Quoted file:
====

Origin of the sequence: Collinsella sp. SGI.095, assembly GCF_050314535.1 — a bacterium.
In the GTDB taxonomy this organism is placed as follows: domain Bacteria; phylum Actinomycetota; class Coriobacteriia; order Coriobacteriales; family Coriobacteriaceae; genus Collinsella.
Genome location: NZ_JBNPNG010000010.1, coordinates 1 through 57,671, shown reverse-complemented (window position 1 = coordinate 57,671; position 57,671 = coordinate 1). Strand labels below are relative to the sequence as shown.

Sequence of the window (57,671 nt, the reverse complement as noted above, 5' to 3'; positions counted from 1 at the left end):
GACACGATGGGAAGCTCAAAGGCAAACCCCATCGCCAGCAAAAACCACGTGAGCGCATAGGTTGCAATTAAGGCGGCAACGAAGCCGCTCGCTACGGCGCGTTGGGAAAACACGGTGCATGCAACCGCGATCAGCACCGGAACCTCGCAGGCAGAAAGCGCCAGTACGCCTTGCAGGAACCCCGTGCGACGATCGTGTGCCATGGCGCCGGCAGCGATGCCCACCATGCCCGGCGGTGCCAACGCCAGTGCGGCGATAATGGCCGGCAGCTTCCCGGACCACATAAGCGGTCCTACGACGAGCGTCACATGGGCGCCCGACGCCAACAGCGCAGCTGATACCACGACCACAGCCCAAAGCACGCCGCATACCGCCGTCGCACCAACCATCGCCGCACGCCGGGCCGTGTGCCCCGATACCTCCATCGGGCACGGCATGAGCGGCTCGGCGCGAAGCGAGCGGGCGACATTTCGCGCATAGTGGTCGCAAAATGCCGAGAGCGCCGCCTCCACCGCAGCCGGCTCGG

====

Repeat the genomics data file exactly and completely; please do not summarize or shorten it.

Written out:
Origin of the sequence: Collinsella sp. SGI.095, assembly GCF_050314535.1 — a bacterium.
In the GTDB taxonomy this organism is placed as follows: domain Bacteria; phylum Actinomycetota; class Coriobacteriia; order Coriobacteriales; family Coriobacteriaceae; genus Collinsella.
Genome location: NZ_JBNPNG010000010.1, coordinates 1 through 57,671, shown reverse-complemented (window position 1 = coordinate 57,671; position 57,671 = coordinate 1). Strand labels below are relative to the sequence as shown.

Sequence of the window (57,671 nt, the reverse complement as noted above, 5' to 3'; positions counted from 1 at the left end):
GACACGATGGGAAGCTCAAAGGCAAACCCCATCGCCAGCAAAAACCACGTGAGCGCATAGGTTGCAATTAAGGCGGCAACGAAGCCGCTCGCTACGGCGCGTTGGGAAAACACGGTGCATGCAACCGCGATCAGCACCGGAACCTCGCAGGCAGAAAGCGCCAGTACGCCTTGCAGGAACCCCGTGCGACGATCGTGTGCCATGGCGCCGGCAGCGATGCCCACCATGCCCGGCGGTGCCAACGCCAGTGCGGCGATAATGGCCGGCAGCTTCCCGGACCACATAAGCGGTCCTACGACGAGCGTCACATGGGCGCCCGACGCCAACAGCGCAGCTGATACCACGACCACAGCCCAAAGCACGCCGCATACCGCCGTCGCACCAACCATCGCCGCACGCCGGGCCGTGTGCCCCGATACCTCCATCGGGCACGGCATGAGCGGCTCGGCGCGAAGCGAGCGGGCGACATTTCGCGCATAGTGGTCGCAAAATGCCGAGAGCGCCGCCTCCACCGCAGCCGGCTCGG